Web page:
Faceted Searching with Lucene.net and LION

by Jon Davis 6. May 2008 21:06

Two or three months ago I noted that I was planning on adding a nifty new QueryBuilder object as well as add new faceted searching support.


Um, well, we got sidetracked. But the need continued to haunt us, and a co-worker stumbled upon this:


.. which included a sample source file (SimpleFacets.cs) that proved to be a workable solution for us. (Wow. That was easy.)

I have reached the next major milestone for our project for

  • my pretty QueryBuilder object
  • faceted searching on a particular set of fields (my query can optionally specify specific values for facet counting rather than rely on the top scrape)
  • faceted searching on a named subquery (likely very slow [untested] but very powerful)

.. and that milestone is writing the code and making sure that the old application code still runs! I haven't even tested it yet. No, I didn't do TDD, shame, shame, shame!! Problem is, there's just so much code already that is not already bound to TDD unit tests that to refactor for NUnit or VSTS I'll have to really dedicate some time to make it worthwhile to form up a pattern .. and time is something I'm short on here. Then again, I don't have enough time NOT to write tests before writing code, so I'm feeling pretty lame right now.

That said, I did ask my boss a couple months ago if it was okay with him if I could open source LION (Lucene Indexing On .NET), he doesn't have a problem with it, and I'd like more hands in the pot. Everyone at the office is just too dang busy, and when they see it all they can say is, "Wow, that's a lot of code, I thought it was just Lucene.net API calls, you have WCF providers and query wrappers and document structure base classes and everything..." They don't exactly say that with appreciation; they want small chunks of throw-away code scattered everywhere. I have tried to make LION support that, too, but I don't write my implementation code that way so that's not what they see when I show it to them.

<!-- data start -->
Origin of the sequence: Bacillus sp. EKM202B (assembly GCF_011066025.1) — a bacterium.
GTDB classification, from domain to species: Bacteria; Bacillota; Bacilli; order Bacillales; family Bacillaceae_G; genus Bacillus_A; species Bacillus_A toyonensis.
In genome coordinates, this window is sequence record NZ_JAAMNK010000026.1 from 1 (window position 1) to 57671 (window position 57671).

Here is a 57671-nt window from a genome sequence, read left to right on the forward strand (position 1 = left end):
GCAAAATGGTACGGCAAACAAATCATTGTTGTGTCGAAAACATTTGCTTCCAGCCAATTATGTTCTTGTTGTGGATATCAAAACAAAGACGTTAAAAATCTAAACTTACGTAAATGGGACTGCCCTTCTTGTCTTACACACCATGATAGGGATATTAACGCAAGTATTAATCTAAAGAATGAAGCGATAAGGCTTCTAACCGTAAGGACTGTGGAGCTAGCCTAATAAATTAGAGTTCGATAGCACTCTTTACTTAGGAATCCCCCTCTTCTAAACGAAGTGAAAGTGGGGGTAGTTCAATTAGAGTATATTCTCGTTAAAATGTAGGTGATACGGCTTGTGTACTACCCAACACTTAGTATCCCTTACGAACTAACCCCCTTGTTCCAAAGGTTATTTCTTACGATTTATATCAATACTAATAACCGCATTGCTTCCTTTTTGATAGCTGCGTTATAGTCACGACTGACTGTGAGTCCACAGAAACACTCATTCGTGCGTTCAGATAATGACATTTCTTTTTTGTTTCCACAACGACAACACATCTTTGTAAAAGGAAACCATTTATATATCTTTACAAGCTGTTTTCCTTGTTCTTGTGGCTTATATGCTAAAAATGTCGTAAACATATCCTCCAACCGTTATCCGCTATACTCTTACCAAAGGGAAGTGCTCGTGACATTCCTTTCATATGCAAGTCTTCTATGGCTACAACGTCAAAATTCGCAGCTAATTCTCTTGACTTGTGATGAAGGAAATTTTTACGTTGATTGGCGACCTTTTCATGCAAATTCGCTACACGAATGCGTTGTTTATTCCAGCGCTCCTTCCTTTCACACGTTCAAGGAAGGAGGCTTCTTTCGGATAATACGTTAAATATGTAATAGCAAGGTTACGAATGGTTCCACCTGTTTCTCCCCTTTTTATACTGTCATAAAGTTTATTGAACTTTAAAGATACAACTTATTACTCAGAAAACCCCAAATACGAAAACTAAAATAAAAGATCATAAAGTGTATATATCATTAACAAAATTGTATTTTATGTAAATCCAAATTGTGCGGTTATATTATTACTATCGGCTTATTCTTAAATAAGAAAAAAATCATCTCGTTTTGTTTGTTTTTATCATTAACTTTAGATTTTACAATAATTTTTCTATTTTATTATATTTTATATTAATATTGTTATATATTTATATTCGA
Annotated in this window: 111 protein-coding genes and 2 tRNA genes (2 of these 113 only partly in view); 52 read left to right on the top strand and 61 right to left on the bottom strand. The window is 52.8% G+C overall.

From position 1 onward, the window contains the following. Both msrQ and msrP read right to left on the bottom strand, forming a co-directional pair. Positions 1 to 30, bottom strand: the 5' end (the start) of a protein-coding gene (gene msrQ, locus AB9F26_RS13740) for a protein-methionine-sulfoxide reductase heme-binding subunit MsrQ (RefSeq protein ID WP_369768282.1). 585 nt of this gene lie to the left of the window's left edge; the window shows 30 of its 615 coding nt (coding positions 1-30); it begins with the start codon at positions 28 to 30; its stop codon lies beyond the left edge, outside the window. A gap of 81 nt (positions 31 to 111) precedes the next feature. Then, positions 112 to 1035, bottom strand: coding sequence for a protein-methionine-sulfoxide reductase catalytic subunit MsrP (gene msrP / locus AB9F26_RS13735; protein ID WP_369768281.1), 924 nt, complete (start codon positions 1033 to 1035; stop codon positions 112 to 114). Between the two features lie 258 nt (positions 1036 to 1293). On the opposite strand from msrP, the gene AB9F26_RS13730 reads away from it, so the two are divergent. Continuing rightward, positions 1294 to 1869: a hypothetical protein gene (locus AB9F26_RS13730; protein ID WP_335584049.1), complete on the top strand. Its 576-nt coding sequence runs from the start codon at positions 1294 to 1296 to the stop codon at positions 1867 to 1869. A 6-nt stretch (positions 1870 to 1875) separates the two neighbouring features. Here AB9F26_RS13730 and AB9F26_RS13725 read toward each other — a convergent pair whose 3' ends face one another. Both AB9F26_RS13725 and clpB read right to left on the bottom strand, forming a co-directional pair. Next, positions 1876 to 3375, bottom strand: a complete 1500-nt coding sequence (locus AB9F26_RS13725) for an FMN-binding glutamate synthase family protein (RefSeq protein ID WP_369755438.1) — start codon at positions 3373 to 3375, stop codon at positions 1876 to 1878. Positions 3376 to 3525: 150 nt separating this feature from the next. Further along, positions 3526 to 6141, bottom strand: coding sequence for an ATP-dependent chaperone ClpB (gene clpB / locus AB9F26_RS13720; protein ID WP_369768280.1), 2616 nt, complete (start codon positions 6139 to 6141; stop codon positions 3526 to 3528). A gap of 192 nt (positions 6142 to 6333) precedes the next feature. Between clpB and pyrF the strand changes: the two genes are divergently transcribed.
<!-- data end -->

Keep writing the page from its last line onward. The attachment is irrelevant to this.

Anyway, now that faceting is partially implemented (fully written but untested, bleah) after I write some tests up and debug and everything works as it should I'm going to fork off the core projects and refactor and rename things and then open-source the whole thing. I'm trying to go in the direction of Lucene Solr on this in terms of front-end feature set, but there's a lot of re-thinking and refactoring to do on the service side to ever call it "enterprise class", our needs have been mostly met but others might be able to contribute to the project to help it meet their own custom needs (and hopefully with minimal tweaks).

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EntitySpaces on Silverlight 2: Part One

by Jon Davis 4. May 2008 18:25

I managed to get EntitySpaces running on Silverlight over WCF client proxies. I documented the steps as a tutorial and Mike Griffin at EntitySpaces posted it up on the EntitySpaces blog.

http://www.entityspaces.net/blog/2008/05/05/EntitySpacesAndSilverlightDemoPart1.aspx kick it on DotNetKicks.com 

Demo here: http://developer.entityspaces.net/ES2008/Demos/Silverlight/PartOne/